Happy Friday! I hope that you have encountered a week full of blessings. This week I am discussing the topic of healing after loss. Loss can be defined in multiple ways and have a different impact on each of us.
- The loss of a loved one.
- The loss of a sporting event
- The loss of a beloved pet
- The loss of a something tangible
- The loss of employment
- The loss of housing or food resources
The list can go on and on. The loss of anything really can be devastating depending on so many other factors. The loss of a loved one is the topic that I really want to talk about this week. How do we move on after a loved one has died? Do we ever move on? Or do we just learn to live in a different way? I believe that we learn to live differently. We begin to cope with loss and learn to live our life without our loved one beside us. Our life changes with loss and will never again be the same as it once was.
There are many things that enable us to begin to cope with life after the loss of a loved and finding the ones that help you are important. Time is a healing and coping mechanism but it does take time.
“It takes time” is one of the hardest parts of living life after a death. Hearing those words as words of advice in times of grief can be overwhelming, frustrating and, for some, maddening. We are impatient people! We have everything at our fingertips and we do not have to wait for much these days it seems. No more going to the library to look for answers in the encyclopedias, just “GOOGLE IT!”
So many things differ, and time seems to pass slowly when dealing with the loss of a loved one. Time seems to creep along ever so slowly in the healing process. Finding ways to fill your time is of the utmost importance, but this can be difficult. Staying busy is helpful in that it allows the coping process to begin and continue.
Remember to allow yourself to grieve. Give yourself time to think and process your thoughts and feelings in a healthy manner. Identify what those thoughts and feelings are. Maybe use a notebook to help with the processing. Jot down your thoughts and feelings and in doing so, give yourself the ability to be done with those thoughts. Allow yourself time to grieve and process but then make yourself engage in something that allows your mind to focus on something other than the loss of your loved one.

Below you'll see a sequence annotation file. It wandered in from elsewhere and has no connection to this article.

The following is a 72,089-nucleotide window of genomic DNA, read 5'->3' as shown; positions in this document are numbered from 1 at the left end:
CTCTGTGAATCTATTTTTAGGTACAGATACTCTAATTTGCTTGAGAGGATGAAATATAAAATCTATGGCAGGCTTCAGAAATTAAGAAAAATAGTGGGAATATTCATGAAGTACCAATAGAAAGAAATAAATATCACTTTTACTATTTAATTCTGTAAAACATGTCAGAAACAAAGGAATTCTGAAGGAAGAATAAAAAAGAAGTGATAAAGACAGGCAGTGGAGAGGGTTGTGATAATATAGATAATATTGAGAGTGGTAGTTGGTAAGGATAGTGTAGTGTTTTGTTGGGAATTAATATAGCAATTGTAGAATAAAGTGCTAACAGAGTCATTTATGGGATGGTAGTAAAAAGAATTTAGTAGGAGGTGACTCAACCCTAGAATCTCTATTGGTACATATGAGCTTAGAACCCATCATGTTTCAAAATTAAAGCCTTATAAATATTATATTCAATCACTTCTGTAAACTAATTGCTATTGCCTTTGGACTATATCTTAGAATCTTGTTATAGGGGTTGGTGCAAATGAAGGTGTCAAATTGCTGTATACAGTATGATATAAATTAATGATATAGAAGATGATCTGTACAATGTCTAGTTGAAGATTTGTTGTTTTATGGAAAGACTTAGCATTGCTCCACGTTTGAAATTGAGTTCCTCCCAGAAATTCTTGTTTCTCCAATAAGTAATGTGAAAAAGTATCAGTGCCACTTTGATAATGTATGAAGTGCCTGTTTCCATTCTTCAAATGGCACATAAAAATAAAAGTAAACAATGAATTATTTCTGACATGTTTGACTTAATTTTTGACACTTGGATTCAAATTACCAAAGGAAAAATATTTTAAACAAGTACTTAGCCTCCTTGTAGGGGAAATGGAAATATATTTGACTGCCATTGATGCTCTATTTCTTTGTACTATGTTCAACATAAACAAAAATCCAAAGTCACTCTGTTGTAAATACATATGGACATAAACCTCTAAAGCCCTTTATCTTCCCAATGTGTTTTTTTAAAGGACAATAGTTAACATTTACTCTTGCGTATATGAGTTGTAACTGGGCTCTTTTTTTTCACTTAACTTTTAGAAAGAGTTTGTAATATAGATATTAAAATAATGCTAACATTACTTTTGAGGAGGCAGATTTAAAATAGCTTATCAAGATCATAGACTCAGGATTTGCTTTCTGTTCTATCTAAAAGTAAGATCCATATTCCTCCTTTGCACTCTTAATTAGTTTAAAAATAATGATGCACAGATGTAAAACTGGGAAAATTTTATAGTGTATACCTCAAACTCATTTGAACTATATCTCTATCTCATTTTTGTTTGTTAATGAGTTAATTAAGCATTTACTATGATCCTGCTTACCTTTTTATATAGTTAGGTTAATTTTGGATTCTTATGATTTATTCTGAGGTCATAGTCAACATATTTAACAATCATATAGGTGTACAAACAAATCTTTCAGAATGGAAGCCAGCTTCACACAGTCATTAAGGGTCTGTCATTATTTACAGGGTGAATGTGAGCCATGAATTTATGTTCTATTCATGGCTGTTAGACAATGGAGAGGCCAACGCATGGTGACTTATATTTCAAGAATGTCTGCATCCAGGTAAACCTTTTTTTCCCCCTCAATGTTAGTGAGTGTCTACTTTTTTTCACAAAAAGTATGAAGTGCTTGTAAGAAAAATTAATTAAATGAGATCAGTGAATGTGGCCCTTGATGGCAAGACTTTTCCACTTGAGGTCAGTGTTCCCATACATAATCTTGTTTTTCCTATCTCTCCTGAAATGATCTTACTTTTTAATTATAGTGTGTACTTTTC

Feelings of Guilt
Blaming yourself for a multitude of things can take place after the loss of a loved one. Placing blame on ourselves is something that frequently happens to each of us. We wish that we had done things differently, said different things, listened more. The feelings of guilt can inhibit individuals from allowing themselves to find ways to keep busy and begin the healing process. Finding new hobbies or going to new places can seem overwhelming and individuals can feel guilty for feeling happiness in doing things again. No living, or at least not living fully, is in a sense letting the guilt win. Ask yourself this question; “Would my loved one want me to feel this way?” Chances are the answer is no! So how does an individual let go of guilt?
Forgive is defined by Webster’s Dictionary as “to stop feeling angry or resentful toward (someone) for an offense, flaw, or mistake. A Pardon.” To forgive yourself or someone else is very freeing and can enable individuals to proceed with the healing process. It can take time to be in the frame of mind to be able to forgive yourself along with the individual who was lost. Forgiveness enables us to be able to continue to grow, cope and change.
Helping others through grief
The hurt and emptiness that the individual feels is different for everyone. Being aware that we all experience and process grief differently is important. Saying “I know how you feel” can have a negative impact on the person who is experiencing grief. You may be able to relate, but you will never know exactly what they feel. You will never know what their last conversation was with that person or maybe the tone of voice that they used.
After a loss, some individuals feel the need to be surrounded by family and friends to help in feeling somewhat normal while learning to live without their loved one. Others may feel the need to be alone to process their thoughts and feelings. Being cognizant of what the individual needs can be so very helpful. If an individual wants to be alone it is important to respect that while still remaining engaged and available but not smothering the individual. For those who want individuals around them it is important to make sure that you or someone else can take time to check on them. Even delivering a meal or just sitting and being present can help with the healing process tremendously. Sometimes the grieving individual does not want to talk, but just wants to know that someone is there. Sitting quietly seems like you are doing nothing when to that person you are helping them so much.
I have included below a link to a helpful grieving. I hope that this week is chalk full of blessings. Is your glass half full or half empty? You decided! Look for the positive, change your perspective, and take time to just BREATHE.
Be GREAT this week!